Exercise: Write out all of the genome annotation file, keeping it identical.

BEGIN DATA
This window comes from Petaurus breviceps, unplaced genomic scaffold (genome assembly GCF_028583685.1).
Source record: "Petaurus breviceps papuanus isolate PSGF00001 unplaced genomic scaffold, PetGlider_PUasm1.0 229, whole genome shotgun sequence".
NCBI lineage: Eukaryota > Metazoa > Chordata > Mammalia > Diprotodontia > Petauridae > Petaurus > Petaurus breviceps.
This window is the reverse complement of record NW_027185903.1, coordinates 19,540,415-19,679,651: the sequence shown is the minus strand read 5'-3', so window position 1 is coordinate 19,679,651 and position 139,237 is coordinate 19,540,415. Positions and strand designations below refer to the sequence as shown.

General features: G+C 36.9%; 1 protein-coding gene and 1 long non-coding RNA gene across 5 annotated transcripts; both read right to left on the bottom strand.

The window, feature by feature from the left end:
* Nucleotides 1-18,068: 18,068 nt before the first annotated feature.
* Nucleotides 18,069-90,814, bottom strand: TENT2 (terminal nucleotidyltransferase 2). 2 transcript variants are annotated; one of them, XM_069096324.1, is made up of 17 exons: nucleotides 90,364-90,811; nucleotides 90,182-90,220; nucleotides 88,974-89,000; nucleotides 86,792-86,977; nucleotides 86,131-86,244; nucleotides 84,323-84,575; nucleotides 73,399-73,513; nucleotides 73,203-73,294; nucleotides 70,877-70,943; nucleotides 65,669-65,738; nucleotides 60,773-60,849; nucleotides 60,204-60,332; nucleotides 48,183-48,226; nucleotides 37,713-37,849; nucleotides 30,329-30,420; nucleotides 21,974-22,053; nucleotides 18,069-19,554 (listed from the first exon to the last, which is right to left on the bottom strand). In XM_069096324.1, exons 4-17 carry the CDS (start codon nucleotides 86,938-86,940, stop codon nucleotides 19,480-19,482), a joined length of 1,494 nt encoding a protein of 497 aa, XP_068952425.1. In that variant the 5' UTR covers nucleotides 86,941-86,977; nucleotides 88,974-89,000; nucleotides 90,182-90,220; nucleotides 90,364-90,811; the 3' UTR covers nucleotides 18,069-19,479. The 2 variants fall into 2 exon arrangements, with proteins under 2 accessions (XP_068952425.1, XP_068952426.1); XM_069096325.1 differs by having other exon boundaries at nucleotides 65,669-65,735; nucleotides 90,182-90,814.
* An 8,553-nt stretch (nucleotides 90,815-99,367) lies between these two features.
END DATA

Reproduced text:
This window comes from Petaurus breviceps, unplaced genomic scaffold (genome assembly GCF_028583685.1).
Source record: "Petaurus breviceps papuanus isolate PSGF00001 unplaced genomic scaffold, PetGlider_PUasm1.0 229, whole genome shotgun sequence".
NCBI lineage: Eukaryota > Metazoa > Chordata > Mammalia > Diprotodontia > Petauridae > Petaurus > Petaurus breviceps.
This window is the reverse complement of record NW_027185903.1, coordinates 19,540,415-19,679,651: the sequence shown is the minus strand read 5'-3', so window position 1 is coordinate 19,679,651 and position 139,237 is coordinate 19,540,415. Positions and strand designations below refer to the sequence as shown.

General features: G+C 36.9%; 1 protein-coding gene and 1 long non-coding RNA gene across 5 annotated transcripts; both read right to left on the bottom strand.

The window, feature by feature from the left end:
* Nucleotides 1-18,068: 18,068 nt before the first annotated feature.
* Nucleotides 18,069-90,814, bottom strand: TENT2 (terminal nucleotidyltransferase 2). 2 transcript variants are annotated; one of them, XM_069096324.1, is made up of 17 exons: nucleotides 90,364-90,811; nucleotides 90,182-90,220; nucleotides 88,974-89,000; nucleotides 86,792-86,977; nucleotides 86,131-86,244; nucleotides 84,323-84,575; nucleotides 73,399-73,513; nucleotides 73,203-73,294; nucleotides 70,877-70,943; nucleotides 65,669-65,738; nucleotides 60,773-60,849; nucleotides 60,204-60,332; nucleotides 48,183-48,226; nucleotides 37,713-37,849; nucleotides 30,329-30,420; nucleotides 21,974-22,053; nucleotides 18,069-19,554 (listed from the first exon to the last, which is right to left on the bottom strand). In XM_069096324.1, exons 4-17 carry the CDS (start codon nucleotides 86,938-86,940, stop codon nucleotides 19,480-19,482), a joined length of 1,494 nt encoding a protein of 497 aa, XP_068952425.1. In that variant the 5' UTR covers nucleotides 86,941-86,977; nucleotides 88,974-89,000; nucleotides 90,182-90,220; nucleotides 90,364-90,811; the 3' UTR covers nucleotides 18,069-19,479. The 2 variants fall into 2 exon arrangements, with proteins under 2 accessions (XP_068952425.1, XP_068952426.1); XM_069096325.1 differs by having other exon boundaries at nucleotides 65,669-65,735; nucleotides 90,182-90,814.
* An 8,553-nt stretch (nucleotides 90,815-99,367) lies between these two features.